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Washington's risky China card

President Carter's special effort to meet with Chairman Hua Guofeng in Tokyo last week underscores the growing US-China-Japan quasi-alliance. After denying for the past two years that it was tilting toward Peking, the administration, with a foreign policy all but on the rocks, is vigorously playing its "China card." But its timing gives ammunition to those who argue that actually China is "playing its America card" and not the other way around.

Vice-Premier Geng Biao's trip to the United States was part of a Chinese diplomatic offensive which also took Premier Hua Guofeng to Tokyo -- the first time a Chinese head of state had visited Japan in hundreds of years. Hua's trip emphasized the unfolding of a new Pacific alliance in the making between the US, China, and Japan, a burgeoning political constellation that sends chills down the spines of Kremlin planners.

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On top of that, in mid-may China successfully tested its first ICBM long-range missile, a move that dramatically alters the Sino-Soviet strategic balance giving Peking the capability of nuclear strikes across the Soviet Union. And as if to quell any lingering doubts about its Western leanings, during the same week as the ICBM test, China became a member of the World Bank.

The problem with the China card is that the less it is played the more valuable it is. While it is true that some aspects of US-China bilateral ties go beyond simply trying to gain leverage over moscow, it is hardly coincidence that the upswing in US-China ties occurs as US-Soviet relations are at a particularly low ebb.

This change may be the single most consequential of all the moves taken in the wake of the Soviet intervention in Afghanistan.

US officials stress that we are "friends, not allies," suggesting that, if the Soviets don't start behaving themselves, the US will make the final leap into a full-fledged alliance.

On the occasion of the unprecedented visit by Vice-Premier Geng, Peking's top military official, the Carter administration announced that it will allow Peking to purchase C-130 military transport planes, air defense radar, trucks, transport helicopters, and computer equipment. And, in a rare move, the administration also will permit private US firms to build factories in China to produce American-designed helicopters and computer parts.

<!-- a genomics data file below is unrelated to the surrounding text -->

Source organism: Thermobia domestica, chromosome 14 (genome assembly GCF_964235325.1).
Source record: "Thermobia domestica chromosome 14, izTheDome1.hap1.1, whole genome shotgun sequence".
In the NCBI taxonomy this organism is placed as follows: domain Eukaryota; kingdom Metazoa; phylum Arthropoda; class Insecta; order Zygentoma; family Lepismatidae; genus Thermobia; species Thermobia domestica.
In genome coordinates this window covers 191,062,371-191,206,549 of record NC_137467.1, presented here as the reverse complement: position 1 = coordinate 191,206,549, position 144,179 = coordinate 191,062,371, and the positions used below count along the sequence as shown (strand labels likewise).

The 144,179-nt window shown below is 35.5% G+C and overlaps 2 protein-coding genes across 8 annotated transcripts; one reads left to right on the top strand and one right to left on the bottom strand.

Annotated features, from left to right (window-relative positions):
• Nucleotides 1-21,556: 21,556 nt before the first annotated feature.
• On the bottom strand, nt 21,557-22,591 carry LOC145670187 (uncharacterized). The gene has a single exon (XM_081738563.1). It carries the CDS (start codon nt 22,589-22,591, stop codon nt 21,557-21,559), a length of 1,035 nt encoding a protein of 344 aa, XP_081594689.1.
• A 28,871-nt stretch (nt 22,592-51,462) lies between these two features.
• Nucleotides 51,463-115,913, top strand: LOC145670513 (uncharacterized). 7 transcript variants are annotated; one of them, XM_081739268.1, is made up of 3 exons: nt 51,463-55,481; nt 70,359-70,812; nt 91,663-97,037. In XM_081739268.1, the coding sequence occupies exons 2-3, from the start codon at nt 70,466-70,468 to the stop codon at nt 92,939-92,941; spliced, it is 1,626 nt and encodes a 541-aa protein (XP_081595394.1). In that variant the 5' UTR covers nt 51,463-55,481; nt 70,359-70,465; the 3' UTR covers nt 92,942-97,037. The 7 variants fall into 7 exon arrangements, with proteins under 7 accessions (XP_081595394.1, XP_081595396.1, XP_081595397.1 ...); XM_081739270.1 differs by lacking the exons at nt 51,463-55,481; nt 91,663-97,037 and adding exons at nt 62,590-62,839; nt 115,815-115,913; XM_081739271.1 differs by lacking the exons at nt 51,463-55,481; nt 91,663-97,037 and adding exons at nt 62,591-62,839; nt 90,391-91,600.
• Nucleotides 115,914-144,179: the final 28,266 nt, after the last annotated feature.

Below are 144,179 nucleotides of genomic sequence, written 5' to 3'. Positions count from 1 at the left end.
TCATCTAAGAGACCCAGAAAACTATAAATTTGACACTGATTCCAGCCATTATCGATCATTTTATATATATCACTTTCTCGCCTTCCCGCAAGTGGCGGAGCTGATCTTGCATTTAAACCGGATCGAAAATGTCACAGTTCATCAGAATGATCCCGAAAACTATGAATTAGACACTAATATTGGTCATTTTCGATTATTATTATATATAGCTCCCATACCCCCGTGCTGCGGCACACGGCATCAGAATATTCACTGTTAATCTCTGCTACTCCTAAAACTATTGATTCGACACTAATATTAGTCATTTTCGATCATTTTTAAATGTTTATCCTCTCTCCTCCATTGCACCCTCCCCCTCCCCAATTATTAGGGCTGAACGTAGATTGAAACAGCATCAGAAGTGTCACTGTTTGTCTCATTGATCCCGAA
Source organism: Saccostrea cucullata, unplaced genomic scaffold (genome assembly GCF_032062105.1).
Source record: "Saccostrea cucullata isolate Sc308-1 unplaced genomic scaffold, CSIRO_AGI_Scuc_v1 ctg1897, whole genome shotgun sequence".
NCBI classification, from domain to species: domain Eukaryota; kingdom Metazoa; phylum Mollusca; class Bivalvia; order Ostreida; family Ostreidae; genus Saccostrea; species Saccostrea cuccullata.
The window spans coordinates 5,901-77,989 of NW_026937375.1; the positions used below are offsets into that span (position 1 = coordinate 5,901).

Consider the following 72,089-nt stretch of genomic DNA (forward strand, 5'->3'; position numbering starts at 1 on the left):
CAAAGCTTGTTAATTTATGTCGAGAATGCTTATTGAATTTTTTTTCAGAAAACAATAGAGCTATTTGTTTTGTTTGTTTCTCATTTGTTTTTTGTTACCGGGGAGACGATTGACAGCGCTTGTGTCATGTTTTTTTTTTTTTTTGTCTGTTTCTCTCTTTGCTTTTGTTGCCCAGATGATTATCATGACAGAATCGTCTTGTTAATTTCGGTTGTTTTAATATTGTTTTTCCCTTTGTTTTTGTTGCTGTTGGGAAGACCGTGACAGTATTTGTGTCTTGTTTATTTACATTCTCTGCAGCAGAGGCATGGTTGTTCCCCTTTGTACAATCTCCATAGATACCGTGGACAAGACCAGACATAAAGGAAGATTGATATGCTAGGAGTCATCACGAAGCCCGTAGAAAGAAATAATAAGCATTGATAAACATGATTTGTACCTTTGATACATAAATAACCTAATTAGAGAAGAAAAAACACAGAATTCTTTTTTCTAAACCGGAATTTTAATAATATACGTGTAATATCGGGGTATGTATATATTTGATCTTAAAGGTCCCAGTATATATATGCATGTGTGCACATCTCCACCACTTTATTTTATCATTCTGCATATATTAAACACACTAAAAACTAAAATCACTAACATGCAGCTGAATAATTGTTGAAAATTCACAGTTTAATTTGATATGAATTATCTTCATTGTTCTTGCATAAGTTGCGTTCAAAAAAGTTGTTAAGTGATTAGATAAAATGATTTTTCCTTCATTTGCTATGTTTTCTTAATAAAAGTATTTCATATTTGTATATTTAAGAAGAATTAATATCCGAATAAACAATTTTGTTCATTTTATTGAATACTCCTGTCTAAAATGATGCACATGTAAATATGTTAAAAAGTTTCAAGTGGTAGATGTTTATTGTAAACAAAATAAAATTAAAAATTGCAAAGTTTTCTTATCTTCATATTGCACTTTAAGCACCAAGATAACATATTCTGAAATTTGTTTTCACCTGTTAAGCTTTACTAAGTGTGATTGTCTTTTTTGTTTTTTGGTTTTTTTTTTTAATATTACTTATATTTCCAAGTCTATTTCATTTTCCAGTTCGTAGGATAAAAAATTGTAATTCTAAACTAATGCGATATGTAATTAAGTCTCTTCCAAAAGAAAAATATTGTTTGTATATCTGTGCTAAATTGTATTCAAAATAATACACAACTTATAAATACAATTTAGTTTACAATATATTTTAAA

It is questionable just how much the China card enhances American security; in fact, the developing quasi-alliance may be a serious destabilizing factor. The main benefit of the US-China partnership, aside from countering Soviet influence in Asia, stems from the fact that Moscow keeps 45 divisions of troops along its Chinese border that might otherwise be deployed in the West.

But the risks are many. Already Western businessmen's fantasies of a billion Chinese consumers awaiting them have been diminished. True US-China trade is up to $2.3 billion for 1979 and expected to top $3 billion this year. But many businessmen now fear the difficulties they have been having in signing contracts with Peking reflect a Chinese aim of seeking to buy just enough of any item to clone copies without paying for a license. Witness the recent disclosure that China has cloned a Boeing 707, dubbed a "708." Will it still benefit the United States in the year 2000 when China begins to develop a modern industrial capacity and emerges as an economic as well as military super-power?

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Another big if is the "lesson of Iran." Overnight "de-Maoization" turned Mao's policies on their head and replaced many top officials associated with them; it is equally possible that in the next wild swing of the Chinese political pendulum, a faction more wary of the US might emerge and the military might produced with US aid turned against us.

Moreover, the key to stability in China is rapid modernization of agriculture and consumer goods. By implicitly encouraging the allocation of China's resources to the military, the US may be aiding in mistaken priorities that decrease the national security of both countries.

The big question is how far the US will go in its partnership with Peking. Some analysts worry that already Soviet policymakers fear a fait accompli;m thus Carter may have already overplayed his hand. If Moscow, in its deeply rooted fears of the "China threat," is tempted to launch a preemptive nuclear strike against Chinese missile sites, would Washington come to the aid of Peking and risk World War III?

In short, the China card is no substitute for solving the urgent task of conceiving, in consensus with our allies, an operational definition of coexistence with the Soviet Union that both safeguards Western security interests and accepts the USSR as an equal superpower.

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